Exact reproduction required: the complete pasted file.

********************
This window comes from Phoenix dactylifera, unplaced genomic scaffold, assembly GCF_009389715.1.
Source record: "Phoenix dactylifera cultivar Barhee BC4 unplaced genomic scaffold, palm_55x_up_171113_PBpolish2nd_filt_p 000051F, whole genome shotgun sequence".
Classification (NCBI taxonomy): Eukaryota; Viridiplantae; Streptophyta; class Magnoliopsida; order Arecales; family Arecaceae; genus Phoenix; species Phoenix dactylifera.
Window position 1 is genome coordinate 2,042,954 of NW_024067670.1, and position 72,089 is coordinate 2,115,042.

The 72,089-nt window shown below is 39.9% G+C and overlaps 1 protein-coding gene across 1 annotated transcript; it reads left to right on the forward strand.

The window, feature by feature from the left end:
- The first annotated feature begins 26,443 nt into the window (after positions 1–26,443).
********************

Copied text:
This window comes from Phoenix dactylifera, unplaced genomic scaffold, assembly GCF_009389715.1.
Source record: "Phoenix dactylifera cultivar Barhee BC4 unplaced genomic scaffold, palm_55x_up_171113_PBpolish2nd_filt_p 000051F, whole genome shotgun sequence".
Classification (NCBI taxonomy): Eukaryota; Viridiplantae; Streptophyta; class Magnoliopsida; order Arecales; family Arecaceae; genus Phoenix; species Phoenix dactylifera.
Window position 1 is genome coordinate 2,042,954 of NW_024067670.1, and position 72,089 is coordinate 2,115,042.

The 72,089-nt window shown below is 39.9% G+C and overlaps 1 protein-coding gene across 1 annotated transcript; it reads left to right on the forward strand.

The window, feature by feature from the left end:
- The first annotated feature begins 26,443 nt into the window (after positions 1–26,443).